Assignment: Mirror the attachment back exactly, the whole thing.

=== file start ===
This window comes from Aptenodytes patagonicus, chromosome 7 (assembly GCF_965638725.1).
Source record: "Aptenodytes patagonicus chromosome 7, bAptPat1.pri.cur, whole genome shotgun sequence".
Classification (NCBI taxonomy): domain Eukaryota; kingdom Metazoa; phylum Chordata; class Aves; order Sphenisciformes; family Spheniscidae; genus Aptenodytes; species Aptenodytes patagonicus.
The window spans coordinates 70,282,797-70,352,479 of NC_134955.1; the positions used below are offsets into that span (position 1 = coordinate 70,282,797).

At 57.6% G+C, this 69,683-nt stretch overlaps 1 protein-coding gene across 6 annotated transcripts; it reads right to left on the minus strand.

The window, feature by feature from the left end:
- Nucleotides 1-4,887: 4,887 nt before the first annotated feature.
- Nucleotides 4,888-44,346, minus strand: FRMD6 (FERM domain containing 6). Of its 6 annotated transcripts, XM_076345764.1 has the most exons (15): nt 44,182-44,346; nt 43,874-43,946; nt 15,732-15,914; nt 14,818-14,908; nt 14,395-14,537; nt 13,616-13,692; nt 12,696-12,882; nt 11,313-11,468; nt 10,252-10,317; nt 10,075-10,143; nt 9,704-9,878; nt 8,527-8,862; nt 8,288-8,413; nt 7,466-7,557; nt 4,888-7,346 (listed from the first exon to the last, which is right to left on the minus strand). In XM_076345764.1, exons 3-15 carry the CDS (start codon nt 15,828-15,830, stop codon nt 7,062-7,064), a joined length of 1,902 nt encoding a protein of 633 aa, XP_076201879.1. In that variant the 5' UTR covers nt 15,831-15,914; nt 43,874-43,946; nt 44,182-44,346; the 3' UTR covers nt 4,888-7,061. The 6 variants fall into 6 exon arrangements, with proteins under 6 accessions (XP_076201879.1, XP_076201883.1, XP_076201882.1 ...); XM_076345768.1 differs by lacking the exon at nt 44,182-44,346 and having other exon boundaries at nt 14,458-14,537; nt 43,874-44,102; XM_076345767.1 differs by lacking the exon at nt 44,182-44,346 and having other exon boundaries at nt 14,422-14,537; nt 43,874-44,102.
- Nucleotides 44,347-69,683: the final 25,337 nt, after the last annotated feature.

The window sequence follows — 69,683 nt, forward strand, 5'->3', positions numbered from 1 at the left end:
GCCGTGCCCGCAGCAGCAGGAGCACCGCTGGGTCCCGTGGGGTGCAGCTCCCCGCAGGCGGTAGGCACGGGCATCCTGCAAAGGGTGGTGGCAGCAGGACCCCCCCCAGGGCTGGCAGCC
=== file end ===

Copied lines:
This window comes from Aptenodytes patagonicus, chromosome 7 (assembly GCF_965638725.1).
Source record: "Aptenodytes patagonicus chromosome 7, bAptPat1.pri.cur, whole genome shotgun sequence".
Classification (NCBI taxonomy): domain Eukaryota; kingdom Metazoa; phylum Chordata; class Aves; order Sphenisciformes; family Spheniscidae; genus Aptenodytes; species Aptenodytes patagonicus.
The window spans coordinates 70,282,797-70,352,479 of NC_134955.1; the positions used below are offsets into that span (position 1 = coordinate 70,282,797).

At 57.6% G+C, this 69,683-nt stretch overlaps 1 protein-coding gene across 6 annotated transcripts; it reads right to left on the minus strand.

The window, feature by feature from the left end:
- Nucleotides 1-4,887: 4,887 nt before the first annotated feature.
- Nucleotides 4,888-44,346, minus strand: FRMD6 (FERM domain containing 6). Of its 6 annotated transcripts, XM_076345764.1 has the most exons (15): nt 44,182-44,346; nt 43,874-43,946; nt 15,732-15,914; nt 14,818-14,908; nt 14,395-14,537; nt 13,616-13,692; nt 12,696-12,882; nt 11,313-11,468; nt 10,252-10,317; nt 10,075-10,143; nt 9,704-9,878; nt 8,527-8,862; nt 8,288-8,413; nt 7,466-7,557; nt 4,888-7,346 (listed from the first exon to the last, which is right to left on the minus strand). In XM_076345764.1, exons 3-15 carry the CDS (start codon nt 15,828-15,830, stop codon nt 7,062-7,064), a joined length of 1,902 nt encoding a protein of 633 aa, XP_076201879.1. In that variant the 5' UTR covers nt 15,831-15,914; nt 43,874-43,946; nt 44,182-44,346; the 3' UTR covers nt 4,888-7,061. The 6 variants fall into 6 exon arrangements, with proteins under 6 accessions (XP_076201879.1, XP_076201883.1, XP_076201882.1 ...); XM_076345768.1 differs by lacking the exon at nt 44,182-44,346 and having other exon boundaries at nt 14,458-14,537; nt 43,874-44,102; XM_076345767.1 differs by lacking the exon at nt 44,182-44,346 and having other exon boundaries at nt 14,422-14,537; nt 43,874-44,102.
- Nucleotides 44,347-69,683: the final 25,337 nt, after the last annotated feature.

The window sequence follows — 69,683 nt, forward strand, 5'->3', positions numbered from 1 at the left end:
GCCGTGCCCGCAGCAGCAGGAGCACCGCTGGGTCCCGTGGGGTGCAGCTCCCCGCAGGCGGTAGGCACGGGCATCCTGCAAAGGGTGGTGGCAGCAGGACCCCCCCCAGGGCTGGCAGCC